Why is CO2 gas easily compressible but solid CO2 (dry ice) is incompressible?
It all has to do with molecular spacing in a substance. CO2 gas is a gas and has a larger inter-molecular spacing and these molecules can be pushed around to compress the gas (which will reduce the inter-molecular spacing). On the other hand, dry ice is solid CO2 and has much less inter-molecular spacing and further compression is not possible and hence is termed incompressible.
According to kinetic-molecular theory, in gaseous phase, molecules are in constant, random motion throughout (mostly) empty space and hence can be pushed into smaller volumes; i.e. compressed. In solid phase, molecules are very tightly packed and they can only vibrate or oscillate about fixed sites. This makes further compression difficult. For example, we can take 4 marbles in a small glass jar and moves them around as much as we want (by swirling). If, on the other hand, we fill the jar completely with marbles, the motion of marbles become very restricted due to lack of free space. Gases and solids are exactly like that.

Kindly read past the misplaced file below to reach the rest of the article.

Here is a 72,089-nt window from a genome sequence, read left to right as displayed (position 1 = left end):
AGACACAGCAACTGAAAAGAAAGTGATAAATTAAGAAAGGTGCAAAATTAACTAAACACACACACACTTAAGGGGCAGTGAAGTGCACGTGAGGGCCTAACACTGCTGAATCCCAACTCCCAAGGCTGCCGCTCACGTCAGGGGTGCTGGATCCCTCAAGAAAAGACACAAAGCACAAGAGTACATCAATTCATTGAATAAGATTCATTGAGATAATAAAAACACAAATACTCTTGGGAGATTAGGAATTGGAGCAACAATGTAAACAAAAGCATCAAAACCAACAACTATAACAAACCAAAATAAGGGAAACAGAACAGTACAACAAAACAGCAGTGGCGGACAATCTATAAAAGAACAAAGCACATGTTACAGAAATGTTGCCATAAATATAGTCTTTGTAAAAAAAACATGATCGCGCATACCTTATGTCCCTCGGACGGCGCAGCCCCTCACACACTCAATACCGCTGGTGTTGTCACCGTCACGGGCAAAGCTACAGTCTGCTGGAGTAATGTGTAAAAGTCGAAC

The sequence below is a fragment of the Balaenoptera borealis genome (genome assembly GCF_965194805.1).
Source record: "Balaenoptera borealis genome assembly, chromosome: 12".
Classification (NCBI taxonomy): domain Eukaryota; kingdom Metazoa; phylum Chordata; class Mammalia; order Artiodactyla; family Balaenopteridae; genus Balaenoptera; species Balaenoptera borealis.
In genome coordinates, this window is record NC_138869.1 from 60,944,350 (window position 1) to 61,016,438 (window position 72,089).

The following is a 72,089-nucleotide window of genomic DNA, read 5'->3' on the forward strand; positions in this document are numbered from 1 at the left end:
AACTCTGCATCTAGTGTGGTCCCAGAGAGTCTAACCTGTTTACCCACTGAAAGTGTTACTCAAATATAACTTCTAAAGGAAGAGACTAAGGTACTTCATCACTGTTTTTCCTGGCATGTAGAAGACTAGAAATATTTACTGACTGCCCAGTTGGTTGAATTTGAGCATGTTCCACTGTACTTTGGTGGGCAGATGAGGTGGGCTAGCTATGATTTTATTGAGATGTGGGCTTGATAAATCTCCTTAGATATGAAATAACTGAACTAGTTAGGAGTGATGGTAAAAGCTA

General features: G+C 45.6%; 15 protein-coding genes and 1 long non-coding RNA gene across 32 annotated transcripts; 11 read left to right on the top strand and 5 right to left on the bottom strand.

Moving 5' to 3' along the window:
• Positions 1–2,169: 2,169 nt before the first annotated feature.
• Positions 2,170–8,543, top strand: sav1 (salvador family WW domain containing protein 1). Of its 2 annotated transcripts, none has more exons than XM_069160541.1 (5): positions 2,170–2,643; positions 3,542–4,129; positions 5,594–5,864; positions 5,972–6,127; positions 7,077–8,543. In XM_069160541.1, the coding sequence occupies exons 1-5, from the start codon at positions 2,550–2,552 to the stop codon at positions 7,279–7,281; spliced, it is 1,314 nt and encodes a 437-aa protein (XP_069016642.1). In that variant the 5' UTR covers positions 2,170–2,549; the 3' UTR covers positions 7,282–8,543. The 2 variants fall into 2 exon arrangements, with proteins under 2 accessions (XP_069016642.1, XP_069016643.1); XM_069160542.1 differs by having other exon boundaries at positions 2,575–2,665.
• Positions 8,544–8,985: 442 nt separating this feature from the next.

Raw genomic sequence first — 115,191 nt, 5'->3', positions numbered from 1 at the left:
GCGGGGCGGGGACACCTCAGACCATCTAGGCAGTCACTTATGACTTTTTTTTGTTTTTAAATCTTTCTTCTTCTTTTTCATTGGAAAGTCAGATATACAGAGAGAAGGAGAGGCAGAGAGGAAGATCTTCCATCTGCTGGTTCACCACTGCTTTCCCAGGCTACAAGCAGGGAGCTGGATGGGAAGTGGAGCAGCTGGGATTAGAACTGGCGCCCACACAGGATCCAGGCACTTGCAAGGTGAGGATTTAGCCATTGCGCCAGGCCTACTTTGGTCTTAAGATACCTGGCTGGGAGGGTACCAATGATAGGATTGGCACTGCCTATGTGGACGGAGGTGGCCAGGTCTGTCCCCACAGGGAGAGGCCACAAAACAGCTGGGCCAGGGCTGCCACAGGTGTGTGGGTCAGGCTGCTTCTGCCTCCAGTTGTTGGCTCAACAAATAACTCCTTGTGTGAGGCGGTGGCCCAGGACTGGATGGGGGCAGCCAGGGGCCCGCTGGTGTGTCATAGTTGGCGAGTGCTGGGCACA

Hope this helps.
Gases are far apart from each other and spaced out.They do not have strong force of attraction between themselves and hence they are quite far away from each other.Solids which have a strong force of attraction do not have space around themselves and hence they are not compressible.